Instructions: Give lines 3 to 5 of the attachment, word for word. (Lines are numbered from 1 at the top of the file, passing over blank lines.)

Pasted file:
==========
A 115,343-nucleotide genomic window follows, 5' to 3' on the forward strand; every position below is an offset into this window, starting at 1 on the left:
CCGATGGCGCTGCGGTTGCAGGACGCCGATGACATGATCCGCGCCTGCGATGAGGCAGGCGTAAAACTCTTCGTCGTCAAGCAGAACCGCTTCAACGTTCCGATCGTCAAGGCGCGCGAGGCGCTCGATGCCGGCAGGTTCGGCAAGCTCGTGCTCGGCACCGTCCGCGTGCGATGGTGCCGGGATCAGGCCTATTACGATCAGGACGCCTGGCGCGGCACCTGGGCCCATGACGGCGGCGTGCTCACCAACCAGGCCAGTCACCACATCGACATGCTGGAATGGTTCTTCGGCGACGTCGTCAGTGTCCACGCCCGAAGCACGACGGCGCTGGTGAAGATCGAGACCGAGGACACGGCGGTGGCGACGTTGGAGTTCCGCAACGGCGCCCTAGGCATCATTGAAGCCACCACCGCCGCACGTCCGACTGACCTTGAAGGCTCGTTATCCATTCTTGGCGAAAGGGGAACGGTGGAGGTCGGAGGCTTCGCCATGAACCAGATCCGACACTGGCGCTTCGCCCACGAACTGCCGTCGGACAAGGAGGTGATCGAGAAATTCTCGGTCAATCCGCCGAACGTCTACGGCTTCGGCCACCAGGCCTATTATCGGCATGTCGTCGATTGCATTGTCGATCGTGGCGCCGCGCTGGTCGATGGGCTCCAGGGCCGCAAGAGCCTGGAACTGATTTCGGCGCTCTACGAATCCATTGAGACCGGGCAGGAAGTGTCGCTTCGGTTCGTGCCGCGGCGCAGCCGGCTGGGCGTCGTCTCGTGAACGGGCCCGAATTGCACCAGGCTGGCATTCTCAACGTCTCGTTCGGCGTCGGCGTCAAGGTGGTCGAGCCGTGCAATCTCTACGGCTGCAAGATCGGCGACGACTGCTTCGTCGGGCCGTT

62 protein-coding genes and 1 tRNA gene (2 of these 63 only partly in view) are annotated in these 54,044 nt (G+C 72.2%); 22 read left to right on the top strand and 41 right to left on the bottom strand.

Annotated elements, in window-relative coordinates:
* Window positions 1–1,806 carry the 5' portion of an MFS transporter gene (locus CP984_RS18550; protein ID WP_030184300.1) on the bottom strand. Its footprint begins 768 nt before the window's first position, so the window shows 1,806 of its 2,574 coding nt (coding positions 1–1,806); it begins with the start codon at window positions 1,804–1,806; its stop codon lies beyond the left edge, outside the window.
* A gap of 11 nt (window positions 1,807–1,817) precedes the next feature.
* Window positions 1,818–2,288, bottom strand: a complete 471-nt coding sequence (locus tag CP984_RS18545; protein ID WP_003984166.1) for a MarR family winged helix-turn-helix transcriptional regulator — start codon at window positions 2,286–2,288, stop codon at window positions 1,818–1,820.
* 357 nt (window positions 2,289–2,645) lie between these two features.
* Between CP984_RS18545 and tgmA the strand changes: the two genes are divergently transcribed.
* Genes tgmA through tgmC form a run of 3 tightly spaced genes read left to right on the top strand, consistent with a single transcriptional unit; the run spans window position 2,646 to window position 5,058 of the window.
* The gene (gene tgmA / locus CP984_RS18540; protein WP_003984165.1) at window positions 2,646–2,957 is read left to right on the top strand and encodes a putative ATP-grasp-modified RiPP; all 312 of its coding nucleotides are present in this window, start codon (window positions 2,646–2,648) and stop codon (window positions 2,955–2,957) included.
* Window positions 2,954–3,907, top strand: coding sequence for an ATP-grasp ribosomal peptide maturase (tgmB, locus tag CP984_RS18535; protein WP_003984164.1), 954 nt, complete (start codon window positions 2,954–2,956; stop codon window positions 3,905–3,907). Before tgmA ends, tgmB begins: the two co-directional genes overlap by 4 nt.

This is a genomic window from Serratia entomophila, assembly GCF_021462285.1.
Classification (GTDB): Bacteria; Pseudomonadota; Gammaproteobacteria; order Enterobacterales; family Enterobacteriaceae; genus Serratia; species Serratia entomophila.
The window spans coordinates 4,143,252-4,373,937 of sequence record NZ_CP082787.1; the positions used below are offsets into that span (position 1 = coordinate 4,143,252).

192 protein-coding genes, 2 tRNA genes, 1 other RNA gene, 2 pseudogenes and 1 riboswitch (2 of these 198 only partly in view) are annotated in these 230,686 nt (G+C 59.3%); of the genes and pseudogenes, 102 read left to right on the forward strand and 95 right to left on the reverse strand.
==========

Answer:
62 protein-coding genes and 1 tRNA gene (2 of these 63 only partly in view) are annotated in these 54,044 nt (G+C 72.2%); 22 read left to right on the top strand and 41 right to left on the bottom strand.

Annotated elements, in window-relative coordinates:
* Window positions 1–1,806 carry the 5' portion of an MFS transporter gene (locus CP984_RS18550; protein ID WP_030184300.1) on the bottom strand. Its footprint begins 768 nt before the window's first position, so the window shows 1,806 of its 2,574 coding nt (coding positions 1–1,806); it begins with the start codon at window positions 1,804–1,806; its stop codon lies beyond the left edge, outside the window.